Something to Youth

A dream drive down Sunset,
on one of the last days of our old summers.
Nothing ever looked black to me then.
Things looked a progressively darker shade of green.
The way flashlights showed only white faces,
the pale skin exposed bright like a Polaroid
with the path of clear raindrops in the green among us,
the world revealing another new card trick,
or pointing out a sick shadow
on the outskirts of our bodies.
This is what I remember.

Daniel’s brother packed up his stuff
when we were seventeen,
and he took his dog
and he left and he didn’t say goodbye.
So, the house was empty except for Daniel.
And since Daniel
hadn’t changed the way his parents had left the house –

it had became no ones.
It was a house where we were more comfortable standing outside.
Hoods drawn, standing in wagon circles,
leaning against trees, ducking under awnings.
Wafts of smoke drifting around like the dumb jokes and sickle cells.
It’s because those days were defined
by either the presence of summer or rain.
I remember getting out of cars and walking inside,
better then the drives there or what we did inside.
I remember standing outside and smoking,
the gestation,
the talking about nothing,
I remember these moments
because there was ample space in my head.
I never remember the rush from the sirens,
but I remember the first lights on my eyes.
I never remember the exact words, or even two of them
but I always remember answering the phone.
I never remember the world
when the adrenaline is really pumping in this engine.
I lose myself into myself.
I remember the time in between.
The space with room.
When we had time to breathe.

Zoe led me away from a party near the highway,
where you could hear the passing cars as loud as the voices.
We walked down a gravel hill, kicking it in the dark,
dumb and mute like nervous children.
And she pointed to a barn.
We found ourselves at the top
nestled beside each other,
our limbs cross-sectioned to the beams beside the ceiling,
looking through a perch window at the pale moon
matching our skin.
We hardly said anything.
That summer, I remember dragging my tongue across skin
like I was licking Epsom salt from a counter.
I remember the bell behind the basketball court at Bill’s house
that rang when the sun settled behind the thick treeline,
announcing the time to no one.
Home wasn’t somewhere I knew how to go alone.
So, I remember sleeping in master bedrooms at strangers houses
and laughing at something I didn’t understand.
I remember knowing that some things that didn’t matter,
but I wish I understood them before I knew that.
I remember sleeping on beaches, in backyards,
crumpled into our old cars,
pulled into the loop of Daniel
of stubs, shrugs and what-did-we-say’s.
Too separated together to understand our own patterns.
So many moments, were the ones I chose to forget
or that I buried somewhere like a dog would with a bone
A gift to myself I’ll probably never recover
because I was a dog then,
loyal, hungry and eager to please.

Another long drive down Tolo, or Wyatt,
and I remember the sun, and the real estate signs,
days we would break bread and feed them to pigeons
and Matthew would call the birds retards
and we’d all laugh
and play catch in the ball fields
that we played in as children
and the dogs wandered along the fence line
like prison guards while we sipped beer
and our days were like eternal transfers
to beaches, parks and secret spots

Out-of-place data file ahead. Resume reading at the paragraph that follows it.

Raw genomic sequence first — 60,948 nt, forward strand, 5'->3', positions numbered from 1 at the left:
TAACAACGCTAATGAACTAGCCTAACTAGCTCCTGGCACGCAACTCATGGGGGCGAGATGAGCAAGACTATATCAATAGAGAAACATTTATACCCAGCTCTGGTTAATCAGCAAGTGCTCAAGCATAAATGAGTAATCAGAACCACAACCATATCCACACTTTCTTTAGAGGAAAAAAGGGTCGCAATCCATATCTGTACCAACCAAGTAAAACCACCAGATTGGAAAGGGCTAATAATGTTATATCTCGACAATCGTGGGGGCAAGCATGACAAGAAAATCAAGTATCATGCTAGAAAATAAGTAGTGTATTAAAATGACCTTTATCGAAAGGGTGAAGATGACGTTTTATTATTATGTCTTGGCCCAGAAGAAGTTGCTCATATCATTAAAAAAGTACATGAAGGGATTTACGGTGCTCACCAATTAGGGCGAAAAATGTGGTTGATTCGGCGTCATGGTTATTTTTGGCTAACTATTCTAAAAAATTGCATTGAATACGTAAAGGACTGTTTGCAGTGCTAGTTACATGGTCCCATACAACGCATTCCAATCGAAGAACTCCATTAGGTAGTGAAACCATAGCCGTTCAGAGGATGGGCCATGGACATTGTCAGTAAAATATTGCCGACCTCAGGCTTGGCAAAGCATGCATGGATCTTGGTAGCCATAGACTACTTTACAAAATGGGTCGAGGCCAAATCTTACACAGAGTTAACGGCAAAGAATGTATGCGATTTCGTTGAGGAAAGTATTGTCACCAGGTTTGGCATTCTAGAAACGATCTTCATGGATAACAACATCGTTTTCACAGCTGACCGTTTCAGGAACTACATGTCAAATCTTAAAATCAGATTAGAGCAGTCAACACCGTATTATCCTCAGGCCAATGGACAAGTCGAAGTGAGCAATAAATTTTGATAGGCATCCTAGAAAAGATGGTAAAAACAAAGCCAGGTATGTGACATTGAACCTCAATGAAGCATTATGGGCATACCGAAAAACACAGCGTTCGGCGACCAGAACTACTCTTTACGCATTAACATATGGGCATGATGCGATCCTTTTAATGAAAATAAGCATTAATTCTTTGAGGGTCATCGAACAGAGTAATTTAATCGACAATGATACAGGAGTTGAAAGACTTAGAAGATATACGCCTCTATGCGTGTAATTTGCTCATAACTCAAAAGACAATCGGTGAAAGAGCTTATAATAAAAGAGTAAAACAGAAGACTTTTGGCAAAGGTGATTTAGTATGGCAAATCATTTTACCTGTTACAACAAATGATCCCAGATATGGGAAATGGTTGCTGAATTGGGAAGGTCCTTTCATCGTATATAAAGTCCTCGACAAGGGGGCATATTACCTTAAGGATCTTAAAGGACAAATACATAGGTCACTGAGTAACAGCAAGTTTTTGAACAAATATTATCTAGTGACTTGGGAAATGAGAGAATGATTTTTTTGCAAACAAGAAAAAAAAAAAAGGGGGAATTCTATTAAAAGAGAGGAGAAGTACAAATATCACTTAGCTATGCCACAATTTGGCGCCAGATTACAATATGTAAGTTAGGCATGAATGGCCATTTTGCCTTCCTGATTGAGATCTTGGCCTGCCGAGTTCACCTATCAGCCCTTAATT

undeveloped neighborhoods, abandoned houses
and long driveways.
A shack near the shore
that we joked was a snipers nest,
and the cold drinks passing empty
like the cold waves of the sound
because we never did more then jump in and then climb right back out.
The middle days of summer.
The lump in my throat.
Slivers or flashcards of loving quiet moments
that felt innocent then because they felt like nothing,
but time brought edges,
these pop-eye’d brush and tumbles,
the places I can’t even look at anymore
all this among the deep ease
I know only with forest, water and trees.
I’m ready to plunge forward
like the way we sank our hands
into the wet clay of open ground in April,
my sister and I climbing the endless hill behind our house
when every house still seemed endless, still seemed safe;
this world of white wire, brown wood and blue water
that conjured home.
But that place is an empty train yard.
That place isn’t there anymore.
It’s been scraped, flipped, sold and stacked,
like ghosts building a house of cards,
fragile in it’s new state.
Something left to it’s own room.

It’s a part of the same dream I’ve been having.
Where water rises when asked
and tires go flat and crawl into the car.
I am stuck under bridges.
Trapped in broken elevators.
Must is a smell and a feeling.
And this, paired with the sense that none of it was real,
is what compels me to leave.
That it is all just as temporal as a wasps nest.

One summer, Daniel’s brother came home.
And without a word he went to work.
He took all of his parents furniture and sold it.
He stripped the carpets and laid down paneled wood.
He took down the chandelier, a family heirloom
and gave it to the neighbor.
On a Thursday, he cut the thenar space in his right hand
with his Dad’s rusted old dry-wall saw
cutting slats for the master bedroom.
I drove him to the hospital,
and we sat in the waiting room
and he clutched his wrapped hand,
the old bath towel going brown from the red,
sitting together, saying nothing, waiting
and then the nurse called him back.

I’m drawn into what my life used to mean
and what I didn’t do with it.
The way Daniel didn’t change a thing in his parent’s house
as if there were something important that had been arranged,
and we hadn’t caught onto it.
That there was something that he could define
and then shutter away; that he could take care of it.
Like there was a newfound weight
to slip from the loop.

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